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The Complexity of High-Energy Processes

To first approximation, all processes have a simple structure at the level of interactions between the fundamental objects of nature, i.e. quarks, leptons and gauge bosons. For instance, a lot can be understood about the structure of hadronic events at LEP just from the `skeleton' process $\mathrm{e}^+\mathrm{e}^-\to \mathrm{Z}^0 \to \mathrm{q}\overline{\mathrm{q}}$. Corrections to this picture can be subdivided, arbitrarily but conveniently, into three main classes.

Firstly, there are bremsstrahlung-type modifications, i.e. the emission of additional final-state particles by branchings such as $\mathrm{e}\to \mathrm{e}\gamma$ or $\mathrm{q}\to \mathrm{q}\mathrm{g}$. Because of the largeness of the strong coupling constant $\alpha_{\mathrm{s}}$, and because of the presence of the triple gluon vertex, QCD emission off quarks and gluons is especially prolific. We therefore speak about `parton showers', wherein a single initial parton may give rise to a whole bunch of partons in the final state. Also photon emission may give sizable effects in $\mathrm{e}^+\mathrm{e}^-$ and $\mathrm{e}\mathrm{p}$ processes. The bulk of the bremsstrahlung corrections are universal, i.e. do not depend on the details of the process studied, but only on one or a few key numbers, such as the momentum transfer scale of the process. Such universal corrections may be included to arbitrarily high orders, using a probabilistic language. Alternatively, exact calculations of bremsstrahlung corrections may be carried out order by order in perturbation theory, but rapidly the calculations then become prohibitively complicated and the answers correspondingly lengthy.

Secondly, we have `true' higher-order corrections, which involve a combination of loop graphs and the soft parts of the bremsstrahlung graphs above, a combination needed to cancel some divergences. In a complete description it is therefore not possible to consider bremsstrahlung separately, as assumed here. The necessary perturbative calculations are usually very difficult; only rarely have results been presented that include more than one non-`trivial' order, i.e. more than one loop. As above, answers are usually very lengthy, but some results are sufficiently simple to be generally known and used, such as the running of $\alpha_{\mathrm{s}}$, or the correction factor $1 + \alpha_{\mathrm{s}}/\pi + \cdots$ in the partial widths of $\mathrm{Z}^0 \to \mathrm{q}\overline{\mathrm{q}}$ decay channels. For high-precision studies it is imperative to take into account the results of loop calculations, but usually effects are minor for the qualitative aspects of high-energy processes.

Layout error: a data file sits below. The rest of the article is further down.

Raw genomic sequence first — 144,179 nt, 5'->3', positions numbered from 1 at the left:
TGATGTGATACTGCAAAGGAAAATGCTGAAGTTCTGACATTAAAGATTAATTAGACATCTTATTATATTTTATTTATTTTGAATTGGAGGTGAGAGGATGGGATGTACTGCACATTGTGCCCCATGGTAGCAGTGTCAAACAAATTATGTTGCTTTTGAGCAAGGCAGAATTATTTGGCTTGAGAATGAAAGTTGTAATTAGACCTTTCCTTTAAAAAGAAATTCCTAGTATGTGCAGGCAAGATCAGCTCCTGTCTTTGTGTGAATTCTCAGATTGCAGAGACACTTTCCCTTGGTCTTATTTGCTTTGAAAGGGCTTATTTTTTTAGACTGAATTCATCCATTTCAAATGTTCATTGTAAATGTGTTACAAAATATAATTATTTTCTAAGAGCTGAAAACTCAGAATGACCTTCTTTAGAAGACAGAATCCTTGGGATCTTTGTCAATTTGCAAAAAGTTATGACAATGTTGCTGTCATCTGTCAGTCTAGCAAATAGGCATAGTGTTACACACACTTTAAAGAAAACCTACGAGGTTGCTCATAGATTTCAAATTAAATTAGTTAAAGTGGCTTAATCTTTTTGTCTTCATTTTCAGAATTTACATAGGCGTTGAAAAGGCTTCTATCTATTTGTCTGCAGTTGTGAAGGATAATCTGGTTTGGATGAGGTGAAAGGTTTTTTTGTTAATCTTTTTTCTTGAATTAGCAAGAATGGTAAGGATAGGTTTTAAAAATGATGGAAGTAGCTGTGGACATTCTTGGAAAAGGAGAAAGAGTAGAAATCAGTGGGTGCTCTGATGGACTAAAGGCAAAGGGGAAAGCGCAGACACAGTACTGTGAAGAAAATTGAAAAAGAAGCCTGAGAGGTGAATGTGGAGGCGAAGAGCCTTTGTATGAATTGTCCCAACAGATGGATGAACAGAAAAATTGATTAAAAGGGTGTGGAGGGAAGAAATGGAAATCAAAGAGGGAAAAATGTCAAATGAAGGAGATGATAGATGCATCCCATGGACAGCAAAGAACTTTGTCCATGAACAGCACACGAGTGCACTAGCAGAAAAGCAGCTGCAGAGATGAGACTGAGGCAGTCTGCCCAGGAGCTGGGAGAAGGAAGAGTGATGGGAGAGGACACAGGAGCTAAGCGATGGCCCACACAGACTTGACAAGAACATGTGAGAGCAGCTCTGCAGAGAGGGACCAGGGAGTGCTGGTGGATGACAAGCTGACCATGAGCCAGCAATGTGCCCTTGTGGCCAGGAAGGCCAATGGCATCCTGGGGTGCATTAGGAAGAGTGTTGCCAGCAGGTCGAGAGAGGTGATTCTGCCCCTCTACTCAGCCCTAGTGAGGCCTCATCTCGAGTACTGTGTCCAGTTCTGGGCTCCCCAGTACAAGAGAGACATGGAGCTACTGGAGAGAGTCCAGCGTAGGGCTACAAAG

Thirdly, quarks and gluons are confined. In the two points above, we have used a perturbative language to describe the short-distance interactions of quarks, leptons and gauge bosons. For leptons and colourless bosons this language is sufficient. However, for quarks and gluons it must be complemented with the structure of incoming hadrons, and a picture for the hadronization process, wherein the coloured partons are transformed into jets of colourless hadrons, photons and leptons. The hadronization can be further subdivided into fragmentation and decays, where the former describes the way the creation of new quark-antiquark pairs can break up a high-mass system into lower-mass ones, ultimately hadrons. (The word `fragmentation' is also sometimes used in a broader sense, but we will here use it with this specific meaning.) This process is still not yet understood from first principles, but has to be based on models. In one sense, hadronization effects are overwhelmingly large, since this is where the bulk of the multiplicity comes from. In another sense, the overall energy flow of a high-energy event is mainly determined by the perturbative processes, with only a minor additional smearing caused by the hadronization step. One may therefore pick different levels of ambition, but in general detailed studies require a detailed modelling of the hadronization process.

The simple structure that we started out with has now become considerably more complex -- instead of maybe two final-state partons we have a hundred final particles. The original physics is not gone, but the skeleton process has been dressed up and is no longer directly visible. A direct comparison between theory and experiment is therefore complicated at best, and impossible at worst.


next up previous contents
Next: Event Generators Up: Introduction Previous: Introduction   Contents
Stephen Mrenna 2007-10-30